The race to Bulson ridge began at 16.00 on 13 May. At 07.30 on 14 May, French armour advanced to Bulson ridge with a view to seizing the high ground vacated by the infantry of the 55ème Division on the previous day and, more importantly, to destroying the German bridgeheads. While that may have been possible on 13 May, the odds had shifted against the French by the following day.
The attack of the X Corps d’Armée involved a strike on the left flank by the 213ème Régiment d’Infanterie and the 7ème Bataillon Cuirassé, and on the right flank by the 205ème Régiment d’Infanterie and the 4ème Bataillon Cuirassé The right flanking force arrived late, so the 213ème Régiment d’Infanterie and the 7ème Bataillon Cuirassé advanced alone on the northern axis. It was thought that the 213ème Régiment d’Infanterie could reach an area in between Chéhéry and Bulson in 110 minutes and the 7ème Bataillon Cuirassé in 120 minutes, but it was not until 17 hours after the original order to advance that the leading French tanks reached the Bulson ridge to which, the French discovered, the Germans had beaten them by a few minutes.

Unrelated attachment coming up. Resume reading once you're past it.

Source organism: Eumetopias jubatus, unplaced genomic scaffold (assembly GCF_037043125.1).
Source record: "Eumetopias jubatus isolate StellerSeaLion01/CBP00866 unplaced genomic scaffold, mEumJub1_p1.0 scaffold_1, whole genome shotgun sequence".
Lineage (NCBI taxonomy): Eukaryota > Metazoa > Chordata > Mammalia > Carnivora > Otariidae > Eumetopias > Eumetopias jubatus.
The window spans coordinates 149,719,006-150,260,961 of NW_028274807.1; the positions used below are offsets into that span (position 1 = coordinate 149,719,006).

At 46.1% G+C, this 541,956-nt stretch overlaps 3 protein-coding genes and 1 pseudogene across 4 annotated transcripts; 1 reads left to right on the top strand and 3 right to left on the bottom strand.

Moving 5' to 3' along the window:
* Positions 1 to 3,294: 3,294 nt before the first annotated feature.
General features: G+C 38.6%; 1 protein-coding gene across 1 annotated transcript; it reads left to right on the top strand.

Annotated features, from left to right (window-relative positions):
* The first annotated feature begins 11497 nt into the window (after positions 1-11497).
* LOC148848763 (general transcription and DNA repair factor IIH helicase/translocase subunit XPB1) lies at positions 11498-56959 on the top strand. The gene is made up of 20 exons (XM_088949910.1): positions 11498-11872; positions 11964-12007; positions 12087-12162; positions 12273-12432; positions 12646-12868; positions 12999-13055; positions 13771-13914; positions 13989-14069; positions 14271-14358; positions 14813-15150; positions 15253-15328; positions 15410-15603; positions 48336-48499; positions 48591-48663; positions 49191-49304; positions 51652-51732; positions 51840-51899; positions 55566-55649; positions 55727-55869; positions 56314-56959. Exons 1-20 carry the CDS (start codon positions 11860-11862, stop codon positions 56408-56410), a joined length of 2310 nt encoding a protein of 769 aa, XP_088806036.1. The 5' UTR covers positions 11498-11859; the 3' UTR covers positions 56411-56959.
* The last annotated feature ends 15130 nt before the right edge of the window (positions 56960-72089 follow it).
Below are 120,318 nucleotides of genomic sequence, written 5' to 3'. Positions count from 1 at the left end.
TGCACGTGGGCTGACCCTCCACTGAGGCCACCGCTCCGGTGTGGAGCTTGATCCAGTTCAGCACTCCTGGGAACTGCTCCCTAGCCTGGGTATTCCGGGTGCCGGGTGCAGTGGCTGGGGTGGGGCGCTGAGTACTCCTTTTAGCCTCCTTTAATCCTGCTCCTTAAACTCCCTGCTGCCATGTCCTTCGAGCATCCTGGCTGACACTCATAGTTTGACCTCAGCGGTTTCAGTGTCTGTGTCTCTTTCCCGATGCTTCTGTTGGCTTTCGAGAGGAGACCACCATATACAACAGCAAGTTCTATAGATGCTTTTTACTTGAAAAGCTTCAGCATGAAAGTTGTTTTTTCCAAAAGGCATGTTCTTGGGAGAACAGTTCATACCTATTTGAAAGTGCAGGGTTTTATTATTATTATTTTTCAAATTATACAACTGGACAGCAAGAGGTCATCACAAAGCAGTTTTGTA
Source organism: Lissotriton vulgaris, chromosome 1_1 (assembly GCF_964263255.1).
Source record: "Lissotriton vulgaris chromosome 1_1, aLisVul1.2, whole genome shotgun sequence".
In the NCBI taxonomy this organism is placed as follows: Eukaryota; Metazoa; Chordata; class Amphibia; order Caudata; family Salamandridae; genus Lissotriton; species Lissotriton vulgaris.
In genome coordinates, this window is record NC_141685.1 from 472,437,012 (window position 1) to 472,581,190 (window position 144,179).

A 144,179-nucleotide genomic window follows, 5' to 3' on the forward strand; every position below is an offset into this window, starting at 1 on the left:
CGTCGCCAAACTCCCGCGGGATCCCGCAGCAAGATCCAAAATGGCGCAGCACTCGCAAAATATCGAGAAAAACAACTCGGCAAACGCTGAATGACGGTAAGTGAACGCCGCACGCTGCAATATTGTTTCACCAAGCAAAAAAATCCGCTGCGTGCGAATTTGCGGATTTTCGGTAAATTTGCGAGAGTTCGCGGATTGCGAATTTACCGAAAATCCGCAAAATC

Lafontaine had hesitated for more than 24 hours since the afternoon of 13 May. He spent hours reconnoitring the terrain, sometimes trying to contain and reason with fleeing infantrymen and artillerymen of the 55ème Division and 71ème Division, and travelling around the area to various regimental headquarters, looking for his corps commander, Gransard, who was out reconnoitring the terrain and for an order to attack, and meanwhile assessing and conferring with some local command personnel. As a result, Lafontaine also delayed issuing orders to the tactical attack units until 05.00 on 14 May, by which time the Germans had consolidated their bridgehead and the Panzer divisions' combined-arms teams were already advancing toward Bulson. Lafontaine had had a mission plan since 20.00 on 13 May to defeat the Germans and retake the Meuse river bridgeheads, but waited for the order to proceed with this task. Lafontaine’s need for an order was contrary to the practice of the Germans, who operated the tactically more efficient Auftragstaktik (mission command) system. Ultimately, Lafontaine squandered valuable hours essential for a potentially decisive counterattack effort.